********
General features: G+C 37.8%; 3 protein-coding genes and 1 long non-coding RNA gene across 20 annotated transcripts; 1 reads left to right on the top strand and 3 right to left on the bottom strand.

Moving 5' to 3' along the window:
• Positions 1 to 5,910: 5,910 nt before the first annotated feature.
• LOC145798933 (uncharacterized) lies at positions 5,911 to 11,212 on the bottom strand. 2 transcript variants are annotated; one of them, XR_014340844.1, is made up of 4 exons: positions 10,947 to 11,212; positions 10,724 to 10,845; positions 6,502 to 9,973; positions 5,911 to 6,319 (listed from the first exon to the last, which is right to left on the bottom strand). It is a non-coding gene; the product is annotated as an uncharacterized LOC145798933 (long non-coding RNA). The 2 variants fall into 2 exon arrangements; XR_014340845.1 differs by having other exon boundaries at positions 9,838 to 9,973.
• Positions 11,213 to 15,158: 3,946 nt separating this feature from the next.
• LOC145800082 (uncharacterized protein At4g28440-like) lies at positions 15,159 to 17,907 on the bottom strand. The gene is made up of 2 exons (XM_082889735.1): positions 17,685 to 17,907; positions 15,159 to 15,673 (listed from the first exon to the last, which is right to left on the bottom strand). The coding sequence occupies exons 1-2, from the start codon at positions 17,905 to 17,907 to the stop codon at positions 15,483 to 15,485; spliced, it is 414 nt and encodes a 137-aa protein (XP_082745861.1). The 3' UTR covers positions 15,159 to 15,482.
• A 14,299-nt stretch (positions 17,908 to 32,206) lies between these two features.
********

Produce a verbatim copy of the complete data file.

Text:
General features: G+C 37.8%; 3 protein-coding genes and 1 long non-coding RNA gene across 20 annotated transcripts; 1 reads left to right on the top strand and 3 right to left on the bottom strand.

Moving 5' to 3' along the window:
• Positions 1 to 5,910: 5,910 nt before the first annotated feature.
• LOC145798933 (uncharacterized) lies at positions 5,911 to 11,212 on the bottom strand. 2 transcript variants are annotated; one of them, XR_014340844.1, is made up of 4 exons: positions 10,947 to 11,212; positions 10,724 to 10,845; positions 6,502 to 9,973; positions 5,911 to 6,319 (listed from the first exon to the last, which is right to left on the bottom strand). It is a non-coding gene; the product is annotated as an uncharacterized LOC145798933 (long non-coding RNA). The 2 variants fall into 2 exon arrangements; XR_014340845.1 differs by having other exon boundaries at positions 9,838 to 9,973.
• Positions 11,213 to 15,158: 3,946 nt separating this feature from the next.
• LOC145800082 (uncharacterized protein At4g28440-like) lies at positions 15,159 to 17,907 on the bottom strand. The gene is made up of 2 exons (XM_082889735.1): positions 17,685 to 17,907; positions 15,159 to 15,673 (listed from the first exon to the last, which is right to left on the bottom strand). The coding sequence occupies exons 1-2, from the start codon at positions 17,905 to 17,907 to the stop codon at positions 15,483 to 15,485; spliced, it is 414 nt and encodes a 137-aa protein (XP_082745861.1). The 3' UTR covers positions 15,159 to 15,482.
• A 14,299-nt stretch (positions 17,908 to 32,206) lies between these two features.